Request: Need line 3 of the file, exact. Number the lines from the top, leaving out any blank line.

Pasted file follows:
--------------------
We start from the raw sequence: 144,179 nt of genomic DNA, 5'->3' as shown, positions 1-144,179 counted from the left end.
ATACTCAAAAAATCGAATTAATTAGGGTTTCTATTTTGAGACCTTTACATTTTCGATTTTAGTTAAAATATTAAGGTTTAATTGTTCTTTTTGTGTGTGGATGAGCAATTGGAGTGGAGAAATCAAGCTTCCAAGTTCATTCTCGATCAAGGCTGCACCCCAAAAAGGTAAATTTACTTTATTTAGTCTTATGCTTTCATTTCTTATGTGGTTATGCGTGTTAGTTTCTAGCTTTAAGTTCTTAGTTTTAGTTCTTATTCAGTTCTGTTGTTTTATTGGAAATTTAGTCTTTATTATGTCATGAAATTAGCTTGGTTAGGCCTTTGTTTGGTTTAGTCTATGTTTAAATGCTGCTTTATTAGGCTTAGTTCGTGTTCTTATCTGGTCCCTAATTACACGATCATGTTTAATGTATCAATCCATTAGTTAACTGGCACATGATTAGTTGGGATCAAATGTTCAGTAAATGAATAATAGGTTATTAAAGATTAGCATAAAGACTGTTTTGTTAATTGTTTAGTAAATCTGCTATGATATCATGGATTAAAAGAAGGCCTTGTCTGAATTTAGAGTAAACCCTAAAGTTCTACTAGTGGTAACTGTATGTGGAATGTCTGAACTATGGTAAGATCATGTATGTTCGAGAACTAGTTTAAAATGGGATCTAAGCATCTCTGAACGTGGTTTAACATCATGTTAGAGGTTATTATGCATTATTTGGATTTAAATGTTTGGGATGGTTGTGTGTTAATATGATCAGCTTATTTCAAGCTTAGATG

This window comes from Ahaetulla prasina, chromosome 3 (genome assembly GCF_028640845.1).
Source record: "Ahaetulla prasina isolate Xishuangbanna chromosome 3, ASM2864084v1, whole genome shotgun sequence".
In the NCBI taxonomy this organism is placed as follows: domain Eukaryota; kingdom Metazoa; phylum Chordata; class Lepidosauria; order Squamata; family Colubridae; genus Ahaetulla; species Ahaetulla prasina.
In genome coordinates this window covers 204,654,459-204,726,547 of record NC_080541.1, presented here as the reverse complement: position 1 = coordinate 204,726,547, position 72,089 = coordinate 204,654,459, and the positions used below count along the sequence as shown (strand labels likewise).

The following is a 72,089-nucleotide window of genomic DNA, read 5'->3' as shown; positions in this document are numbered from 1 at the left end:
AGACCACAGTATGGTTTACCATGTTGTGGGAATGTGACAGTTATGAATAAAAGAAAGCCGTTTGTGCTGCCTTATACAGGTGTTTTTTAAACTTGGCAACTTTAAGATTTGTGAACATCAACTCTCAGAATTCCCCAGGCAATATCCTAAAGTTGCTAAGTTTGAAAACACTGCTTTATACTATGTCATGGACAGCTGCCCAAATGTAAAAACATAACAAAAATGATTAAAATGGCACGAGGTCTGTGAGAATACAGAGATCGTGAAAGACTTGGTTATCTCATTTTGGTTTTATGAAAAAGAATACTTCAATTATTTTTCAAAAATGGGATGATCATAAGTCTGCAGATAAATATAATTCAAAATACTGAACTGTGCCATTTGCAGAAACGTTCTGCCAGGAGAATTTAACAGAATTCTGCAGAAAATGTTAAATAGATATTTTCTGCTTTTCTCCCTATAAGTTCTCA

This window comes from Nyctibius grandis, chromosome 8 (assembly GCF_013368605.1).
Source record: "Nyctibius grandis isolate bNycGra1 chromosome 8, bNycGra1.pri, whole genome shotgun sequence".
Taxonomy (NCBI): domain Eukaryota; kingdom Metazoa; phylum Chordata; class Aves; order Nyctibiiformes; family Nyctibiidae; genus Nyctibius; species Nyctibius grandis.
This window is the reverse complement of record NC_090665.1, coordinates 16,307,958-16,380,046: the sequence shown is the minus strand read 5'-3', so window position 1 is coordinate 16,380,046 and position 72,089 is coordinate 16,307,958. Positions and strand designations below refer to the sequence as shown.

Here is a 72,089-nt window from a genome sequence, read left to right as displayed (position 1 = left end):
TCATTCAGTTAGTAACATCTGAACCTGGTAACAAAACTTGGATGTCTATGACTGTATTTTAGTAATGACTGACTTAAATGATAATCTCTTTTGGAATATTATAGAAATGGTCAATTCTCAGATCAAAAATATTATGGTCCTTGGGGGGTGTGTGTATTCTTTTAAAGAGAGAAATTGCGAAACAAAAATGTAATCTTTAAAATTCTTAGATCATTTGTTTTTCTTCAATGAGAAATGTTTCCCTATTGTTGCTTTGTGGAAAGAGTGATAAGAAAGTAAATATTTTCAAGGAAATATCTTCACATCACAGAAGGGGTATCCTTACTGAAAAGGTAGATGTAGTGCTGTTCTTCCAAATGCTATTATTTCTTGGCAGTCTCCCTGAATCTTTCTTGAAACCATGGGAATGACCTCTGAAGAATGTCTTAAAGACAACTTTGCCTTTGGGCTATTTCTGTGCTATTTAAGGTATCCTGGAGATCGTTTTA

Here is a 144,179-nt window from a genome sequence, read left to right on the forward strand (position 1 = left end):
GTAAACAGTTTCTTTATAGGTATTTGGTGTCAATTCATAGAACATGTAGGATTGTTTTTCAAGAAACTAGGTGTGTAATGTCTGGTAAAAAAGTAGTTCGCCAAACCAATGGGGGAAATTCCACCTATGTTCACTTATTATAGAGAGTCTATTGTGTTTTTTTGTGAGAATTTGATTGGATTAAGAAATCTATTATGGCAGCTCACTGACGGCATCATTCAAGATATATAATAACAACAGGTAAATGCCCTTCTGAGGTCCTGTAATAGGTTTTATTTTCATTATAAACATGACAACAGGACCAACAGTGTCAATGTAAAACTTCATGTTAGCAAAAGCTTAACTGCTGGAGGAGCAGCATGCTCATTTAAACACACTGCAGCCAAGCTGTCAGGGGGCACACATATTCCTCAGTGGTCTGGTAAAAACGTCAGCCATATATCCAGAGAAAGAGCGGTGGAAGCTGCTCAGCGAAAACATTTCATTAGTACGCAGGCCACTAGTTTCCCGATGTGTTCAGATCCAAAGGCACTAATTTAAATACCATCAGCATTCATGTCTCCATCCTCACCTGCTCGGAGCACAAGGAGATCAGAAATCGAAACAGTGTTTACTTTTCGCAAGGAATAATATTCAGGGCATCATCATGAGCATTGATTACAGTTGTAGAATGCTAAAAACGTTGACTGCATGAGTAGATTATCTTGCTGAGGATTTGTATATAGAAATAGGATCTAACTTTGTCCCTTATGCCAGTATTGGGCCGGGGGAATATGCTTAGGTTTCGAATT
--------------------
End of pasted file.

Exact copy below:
This window comes from Ahaetulla prasina, chromosome 3 (genome assembly GCF_028640845.1).